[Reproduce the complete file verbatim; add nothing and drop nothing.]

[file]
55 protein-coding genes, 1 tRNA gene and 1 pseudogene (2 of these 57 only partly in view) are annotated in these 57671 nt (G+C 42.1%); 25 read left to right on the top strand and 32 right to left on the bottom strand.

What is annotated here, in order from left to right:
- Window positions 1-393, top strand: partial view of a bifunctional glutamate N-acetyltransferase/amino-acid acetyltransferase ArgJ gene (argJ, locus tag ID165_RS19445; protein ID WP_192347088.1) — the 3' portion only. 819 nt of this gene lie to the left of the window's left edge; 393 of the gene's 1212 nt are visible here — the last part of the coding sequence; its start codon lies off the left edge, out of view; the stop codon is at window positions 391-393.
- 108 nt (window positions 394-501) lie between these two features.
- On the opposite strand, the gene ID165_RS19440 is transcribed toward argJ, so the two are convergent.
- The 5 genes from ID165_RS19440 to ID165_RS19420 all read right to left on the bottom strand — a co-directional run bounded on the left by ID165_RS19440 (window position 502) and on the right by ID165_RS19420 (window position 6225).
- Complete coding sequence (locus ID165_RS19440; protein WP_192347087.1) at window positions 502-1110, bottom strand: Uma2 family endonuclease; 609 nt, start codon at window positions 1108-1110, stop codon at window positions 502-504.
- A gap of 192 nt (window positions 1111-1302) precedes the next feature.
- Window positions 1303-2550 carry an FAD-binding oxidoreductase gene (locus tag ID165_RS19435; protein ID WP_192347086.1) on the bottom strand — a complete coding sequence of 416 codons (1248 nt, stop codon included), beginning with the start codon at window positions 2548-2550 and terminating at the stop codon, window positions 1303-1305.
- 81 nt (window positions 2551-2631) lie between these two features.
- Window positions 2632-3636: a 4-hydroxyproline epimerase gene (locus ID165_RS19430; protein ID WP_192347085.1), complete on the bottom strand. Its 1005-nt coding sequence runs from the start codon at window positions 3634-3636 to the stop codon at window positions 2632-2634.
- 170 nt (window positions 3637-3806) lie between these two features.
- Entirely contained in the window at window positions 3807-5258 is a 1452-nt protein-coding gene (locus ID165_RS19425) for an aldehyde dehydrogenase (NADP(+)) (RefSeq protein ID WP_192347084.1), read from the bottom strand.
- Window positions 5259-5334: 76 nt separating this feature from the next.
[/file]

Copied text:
55 protein-coding genes, 1 tRNA gene and 1 pseudogene (2 of these 57 only partly in view) are annotated in these 57671 nt (G+C 42.1%); 25 read left to right on the top strand and 32 right to left on the bottom strand.

What is annotated here, in order from left to right:
- Window positions 1-393, top strand: partial view of a bifunctional glutamate N-acetyltransferase/amino-acid acetyltransferase ArgJ gene (argJ, locus tag ID165_RS19445; protein ID WP_192347088.1) — the 3' portion only. 819 nt of this gene lie to the left of the window's left edge; 393 of the gene's 1212 nt are visible here — the last part of the coding sequence; its start codon lies off the left edge, out of view; the stop codon is at window positions 391-393.
- 108 nt (window positions 394-501) lie between these two features.
- On the opposite strand, the gene ID165_RS19440 is transcribed toward argJ, so the two are convergent.
- The 5 genes from ID165_RS19440 to ID165_RS19420 all read right to left on the bottom strand — a co-directional run bounded on the left by ID165_RS19440 (window position 502) and on the right by ID165_RS19420 (window position 6225).
- Complete coding sequence (locus ID165_RS19440; protein WP_192347087.1) at window positions 502-1110, bottom strand: Uma2 family endonuclease; 609 nt, start codon at window positions 1108-1110, stop codon at window positions 502-504.
- A gap of 192 nt (window positions 1111-1302) precedes the next feature.
- Window positions 1303-2550 carry an FAD-binding oxidoreductase gene (locus tag ID165_RS19435; protein ID WP_192347086.1) on the bottom strand — a complete coding sequence of 416 codons (1248 nt, stop codon included), beginning with the start codon at window positions 2548-2550 and terminating at the stop codon, window positions 1303-1305.
- 81 nt (window positions 2551-2631) lie between these two features.
- Window positions 2632-3636: a 4-hydroxyproline epimerase gene (locus ID165_RS19430; protein ID WP_192347085.1), complete on the bottom strand. Its 1005-nt coding sequence runs from the start codon at window positions 3634-3636 to the stop codon at window positions 2632-2634.
- 170 nt (window positions 3637-3806) lie between these two features.
- Entirely contained in the window at window positions 3807-5258 is a 1452-nt protein-coding gene (locus ID165_RS19425) for an aldehyde dehydrogenase (NADP(+)) (RefSeq protein ID WP_192347084.1), read from the bottom strand.
- Window positions 5259-5334: 76 nt separating this feature from the next.